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How Given and New Information Shape the Form of Conversational Hand Gestures
Unformatted Document Text:  7 following is an illustration of different words a speaker chose to refer to the same geometric figure over a series of several statements (from Clark & Wilkes-Gibbes, 1986): 1. Okay, the- number 7 looks like, sort of like an angel flying away or something. It’s got two arms. 2. Okay, the seventh one, um, looks like someone, looks like the angel flying away, or that’s what I said last time. 3. Fourth one is the, uh, flying one. 4. Fifth one is the one that looks like an angel. 5. Um, the second one is the angel one. 6. Sixth one’s the angel. In each phrase the speaker is referring to the same object. However, the way the speaker named the object changed. In the same way, when an individual uses a gesture to represent something, that gesture’s form will change as a function of the gesture’s function at that moment, in that context. The following is an example from our pilot data. The speaker is describing one of her tasks, which had been to make a whirlygig fly up into the air by placing the vertical part of the toy between her palms, rubbing one palm away from her body, and releasing the toy. “My last one was a, a little 1 … 2 … flying thing. [Yeah?] 3 And you had to hold your hand, stationary and 4 then, with this 5 hand, push it, 6 away and you 7 have to do it away cause otherwise it will spin this way and smack you in the face. Each underlined portion indicates the occurrence of a gesture. Numbered underlined portions show gestures that were depictions of the action that the speaker had performed earlier.

Authors: Gerwing, Jennifer.
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background image
7
following is an illustration of different words a speaker chose to refer to the same geometric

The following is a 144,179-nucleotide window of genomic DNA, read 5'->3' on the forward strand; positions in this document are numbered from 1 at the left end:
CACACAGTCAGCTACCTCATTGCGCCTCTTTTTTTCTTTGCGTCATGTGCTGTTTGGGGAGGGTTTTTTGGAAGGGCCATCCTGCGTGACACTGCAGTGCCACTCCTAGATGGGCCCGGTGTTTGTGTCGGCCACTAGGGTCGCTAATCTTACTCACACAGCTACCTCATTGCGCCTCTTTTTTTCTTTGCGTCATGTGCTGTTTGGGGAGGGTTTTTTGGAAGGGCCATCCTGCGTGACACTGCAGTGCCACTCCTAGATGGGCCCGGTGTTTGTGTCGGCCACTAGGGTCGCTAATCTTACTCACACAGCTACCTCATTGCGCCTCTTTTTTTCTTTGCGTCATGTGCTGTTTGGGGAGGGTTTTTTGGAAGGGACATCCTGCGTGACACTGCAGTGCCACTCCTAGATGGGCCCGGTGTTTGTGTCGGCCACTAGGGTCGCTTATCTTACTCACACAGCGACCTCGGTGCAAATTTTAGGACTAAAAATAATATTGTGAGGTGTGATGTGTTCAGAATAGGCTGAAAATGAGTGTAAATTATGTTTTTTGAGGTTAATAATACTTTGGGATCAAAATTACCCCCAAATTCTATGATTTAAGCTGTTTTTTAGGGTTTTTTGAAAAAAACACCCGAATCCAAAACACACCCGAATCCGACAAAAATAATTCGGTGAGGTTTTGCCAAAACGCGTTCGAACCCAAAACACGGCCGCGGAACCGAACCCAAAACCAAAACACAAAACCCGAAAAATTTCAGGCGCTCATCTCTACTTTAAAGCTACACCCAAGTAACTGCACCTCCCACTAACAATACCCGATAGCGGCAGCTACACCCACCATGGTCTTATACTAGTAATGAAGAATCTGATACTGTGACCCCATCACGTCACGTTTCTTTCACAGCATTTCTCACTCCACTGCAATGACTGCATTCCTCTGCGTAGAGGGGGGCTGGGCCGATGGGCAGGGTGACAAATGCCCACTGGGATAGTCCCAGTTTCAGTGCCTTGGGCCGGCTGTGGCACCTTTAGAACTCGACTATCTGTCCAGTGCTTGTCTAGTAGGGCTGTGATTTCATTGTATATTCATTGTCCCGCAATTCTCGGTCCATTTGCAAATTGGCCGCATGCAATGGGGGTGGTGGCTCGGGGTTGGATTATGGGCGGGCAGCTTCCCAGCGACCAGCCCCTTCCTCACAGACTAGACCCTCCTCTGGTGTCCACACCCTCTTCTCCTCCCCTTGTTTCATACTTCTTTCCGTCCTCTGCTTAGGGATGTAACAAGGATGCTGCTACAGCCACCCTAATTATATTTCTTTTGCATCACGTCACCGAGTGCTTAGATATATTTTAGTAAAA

figure over a series of several statements (from Clark & Wilkes-Gibbes, 1986):
1. Okay, the- number 7 looks like, sort of like an angel flying away or something. It’s
got two arms.
2. Okay, the seventh one, um, looks like someone, looks like the angel flying away, or
that’s what I said last time.
3. Fourth one is the, uh, flying one.
4. Fifth one is the one that looks like an angel.
5. Um, the second one is the angel one.
6. Sixth one’s the angel.
In each phrase the speaker is referring to the same object. However, the way the speaker named
the object changed.
In the same way, when an individual uses a gesture to represent something, that gesture’s
form will change as a function of the gesture’s function at that moment, in that context. The
following is an example from our pilot data. The speaker is describing one of her tasks, which
had been to make a whirlygig fly up into the air by placing the vertical part of the toy between
her palms, rubbing one palm away from her body, and releasing the toy.
“My last one was a, a little
1
2
… flying thing. [Yeah?]
3
And you had to hold your hand,
stationary and
4
then, with this
5
hand, push it,
6
away and you
7
have to do it away cause
otherwise it will spin this way and smack you in the face.
Each underlined portion indicates the occurrence of a gesture. Numbered underlined portions
show gestures that were depictions of the action that the speaker had performed earlier.


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